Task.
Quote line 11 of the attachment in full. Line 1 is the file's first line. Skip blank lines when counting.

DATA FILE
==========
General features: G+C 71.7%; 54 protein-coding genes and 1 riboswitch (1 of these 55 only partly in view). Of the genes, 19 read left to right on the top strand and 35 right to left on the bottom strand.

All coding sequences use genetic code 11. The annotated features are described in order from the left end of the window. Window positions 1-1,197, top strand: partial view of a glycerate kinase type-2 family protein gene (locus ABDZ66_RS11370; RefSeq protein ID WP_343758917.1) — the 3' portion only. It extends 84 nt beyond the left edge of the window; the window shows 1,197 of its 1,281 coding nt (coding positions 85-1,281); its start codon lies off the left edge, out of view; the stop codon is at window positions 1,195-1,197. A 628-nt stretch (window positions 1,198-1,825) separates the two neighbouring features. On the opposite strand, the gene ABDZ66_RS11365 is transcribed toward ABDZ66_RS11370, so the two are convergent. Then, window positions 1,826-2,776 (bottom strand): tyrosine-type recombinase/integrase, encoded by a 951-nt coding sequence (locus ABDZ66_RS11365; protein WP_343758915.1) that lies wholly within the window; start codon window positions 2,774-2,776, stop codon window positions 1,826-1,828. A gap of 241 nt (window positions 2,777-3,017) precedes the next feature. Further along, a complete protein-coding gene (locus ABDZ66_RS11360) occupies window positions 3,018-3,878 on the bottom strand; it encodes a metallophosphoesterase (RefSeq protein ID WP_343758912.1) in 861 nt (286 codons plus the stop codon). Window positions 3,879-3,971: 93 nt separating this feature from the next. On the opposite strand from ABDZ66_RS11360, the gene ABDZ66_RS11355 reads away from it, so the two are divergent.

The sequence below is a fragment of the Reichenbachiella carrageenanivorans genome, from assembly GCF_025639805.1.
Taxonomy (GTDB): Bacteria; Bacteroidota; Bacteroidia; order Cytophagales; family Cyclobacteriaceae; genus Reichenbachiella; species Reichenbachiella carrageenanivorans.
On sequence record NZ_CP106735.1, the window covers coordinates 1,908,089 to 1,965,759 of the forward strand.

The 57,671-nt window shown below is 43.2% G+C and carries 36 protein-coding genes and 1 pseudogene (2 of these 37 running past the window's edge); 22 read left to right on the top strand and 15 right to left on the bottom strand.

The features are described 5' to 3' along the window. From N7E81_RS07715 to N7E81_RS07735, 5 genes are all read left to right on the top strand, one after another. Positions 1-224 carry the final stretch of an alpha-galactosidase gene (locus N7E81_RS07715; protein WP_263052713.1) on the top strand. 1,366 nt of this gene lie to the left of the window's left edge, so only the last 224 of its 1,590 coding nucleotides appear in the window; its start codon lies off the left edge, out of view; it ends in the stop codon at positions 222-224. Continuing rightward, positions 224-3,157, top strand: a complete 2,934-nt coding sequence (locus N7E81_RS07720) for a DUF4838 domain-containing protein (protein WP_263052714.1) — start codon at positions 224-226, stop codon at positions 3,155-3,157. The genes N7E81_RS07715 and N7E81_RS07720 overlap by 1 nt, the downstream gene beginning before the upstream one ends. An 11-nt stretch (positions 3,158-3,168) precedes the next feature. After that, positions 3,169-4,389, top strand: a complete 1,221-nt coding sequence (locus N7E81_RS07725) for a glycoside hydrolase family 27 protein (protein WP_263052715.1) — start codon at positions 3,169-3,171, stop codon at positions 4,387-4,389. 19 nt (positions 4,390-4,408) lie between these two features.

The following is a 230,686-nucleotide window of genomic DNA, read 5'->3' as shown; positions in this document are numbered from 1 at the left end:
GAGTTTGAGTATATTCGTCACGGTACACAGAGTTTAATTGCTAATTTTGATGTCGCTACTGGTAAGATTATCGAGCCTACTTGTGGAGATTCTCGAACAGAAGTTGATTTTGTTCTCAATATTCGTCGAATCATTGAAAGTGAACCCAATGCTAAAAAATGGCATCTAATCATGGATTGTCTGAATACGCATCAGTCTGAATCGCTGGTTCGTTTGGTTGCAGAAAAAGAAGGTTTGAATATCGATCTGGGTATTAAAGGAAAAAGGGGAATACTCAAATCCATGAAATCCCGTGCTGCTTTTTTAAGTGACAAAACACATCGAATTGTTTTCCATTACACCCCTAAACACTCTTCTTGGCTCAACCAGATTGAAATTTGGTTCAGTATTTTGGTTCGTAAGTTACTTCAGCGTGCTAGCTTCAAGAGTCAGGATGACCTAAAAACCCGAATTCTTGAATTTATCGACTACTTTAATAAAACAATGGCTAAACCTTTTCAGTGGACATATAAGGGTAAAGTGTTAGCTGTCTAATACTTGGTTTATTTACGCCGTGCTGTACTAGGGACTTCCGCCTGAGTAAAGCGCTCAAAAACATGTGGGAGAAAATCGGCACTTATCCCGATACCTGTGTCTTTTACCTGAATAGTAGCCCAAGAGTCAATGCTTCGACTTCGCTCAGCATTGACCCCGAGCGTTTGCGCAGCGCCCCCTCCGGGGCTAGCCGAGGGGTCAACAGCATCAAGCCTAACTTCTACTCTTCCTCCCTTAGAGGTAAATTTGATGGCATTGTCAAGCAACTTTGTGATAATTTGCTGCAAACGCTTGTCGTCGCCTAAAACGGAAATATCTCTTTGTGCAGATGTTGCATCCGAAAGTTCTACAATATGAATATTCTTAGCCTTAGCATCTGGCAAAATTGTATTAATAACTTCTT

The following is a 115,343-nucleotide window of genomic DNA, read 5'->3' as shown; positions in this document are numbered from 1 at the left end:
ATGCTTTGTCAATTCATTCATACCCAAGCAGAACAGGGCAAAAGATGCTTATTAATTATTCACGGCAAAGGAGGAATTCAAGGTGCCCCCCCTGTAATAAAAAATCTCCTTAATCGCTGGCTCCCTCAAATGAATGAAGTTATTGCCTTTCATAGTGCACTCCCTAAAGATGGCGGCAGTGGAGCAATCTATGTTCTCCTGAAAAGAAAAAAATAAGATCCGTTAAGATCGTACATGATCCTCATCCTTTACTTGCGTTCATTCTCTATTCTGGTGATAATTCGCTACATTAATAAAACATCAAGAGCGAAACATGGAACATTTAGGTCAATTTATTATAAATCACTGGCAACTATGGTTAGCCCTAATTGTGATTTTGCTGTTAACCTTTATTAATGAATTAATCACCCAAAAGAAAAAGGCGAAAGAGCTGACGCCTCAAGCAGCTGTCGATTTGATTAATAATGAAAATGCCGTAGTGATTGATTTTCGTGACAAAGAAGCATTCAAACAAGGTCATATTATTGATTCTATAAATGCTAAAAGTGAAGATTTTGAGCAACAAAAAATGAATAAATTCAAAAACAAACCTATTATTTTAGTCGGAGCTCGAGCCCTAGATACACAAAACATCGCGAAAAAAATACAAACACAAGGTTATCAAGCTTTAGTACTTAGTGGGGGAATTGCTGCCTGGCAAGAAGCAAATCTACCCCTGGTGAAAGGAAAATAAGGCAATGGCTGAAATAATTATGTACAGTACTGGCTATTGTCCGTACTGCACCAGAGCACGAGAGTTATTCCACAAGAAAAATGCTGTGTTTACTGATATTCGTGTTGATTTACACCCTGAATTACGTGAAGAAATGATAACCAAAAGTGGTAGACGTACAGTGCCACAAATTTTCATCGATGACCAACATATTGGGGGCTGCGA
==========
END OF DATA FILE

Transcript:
ATGCTTTGTCAATTCATTCATACCCAAGCAGAACAGGGCAAAAGATGCTTATTAATTATTCACGGCAAAGGAGGAATTCAAGGTGCCCCCCCTGTAATAAAAAATCTCCTTAATCGCTGGCTCCCTCAAATGAATGAAGTTATTGCCTTTCATAGTGCACTCCCTAAAGATGGCGGCAGTGGAGCAATCTATGTTCTCCTGAAAAGAAAAAAATAAGATCCGTTAAGATCGTACATGATCCTCATCCTTTACTTGCGTTCATTCTCTATTCTGGTGATAATTCGCTACATTAATAAAACATCAAGAGCGAAACATGGAACATTTAGGTCAATTTATTATAAATCACTGGCAACTATGGTTAGCCCTAATTGTGATTTTGCTGTTAACCTTTATTAATGAATTAATCACCCAAAAGAAAAAGGCGAAAGAGCTGACGCCTCAAGCAGCTGTCGATTTGATTAATAATGAAAATGCCGTAGTGATTGATTTTCGTGACAAAGAAGCATTCAAACAAGGTCATATTATTGATTCTATAAATGCTAAAAGTGAAGATTTTGAGCAACAAAAAATGAATAAATTCAAAAACAAACCTATTATTTTAGTCGGAGCTCGAGCCCTAGATACACAAAACATCGCGAAAAAAATACAAACACAAGGTTATCAAGCTTTAGTACTTAGTGGGGGAATTGCTGCCTGGCAAGAAGCAAATCTACCCCTGGTGAAAGGAAAATAAGGCAATGGCTGAAATAATTATGTACAGTACTGGCTATTGTCCGTACTGCACCAGAGCACGAGAGTTATTCCACAAGAAAAATGCTGTGTTTACTGATATTCGTGTTGATTTACACCCTGAATTACGTGAAGAAATGATAACCAAAAGTGGTAGACGTACAGTGCCACAAATTTTCATCGATGACCAACATATTGGGGGCTGCGA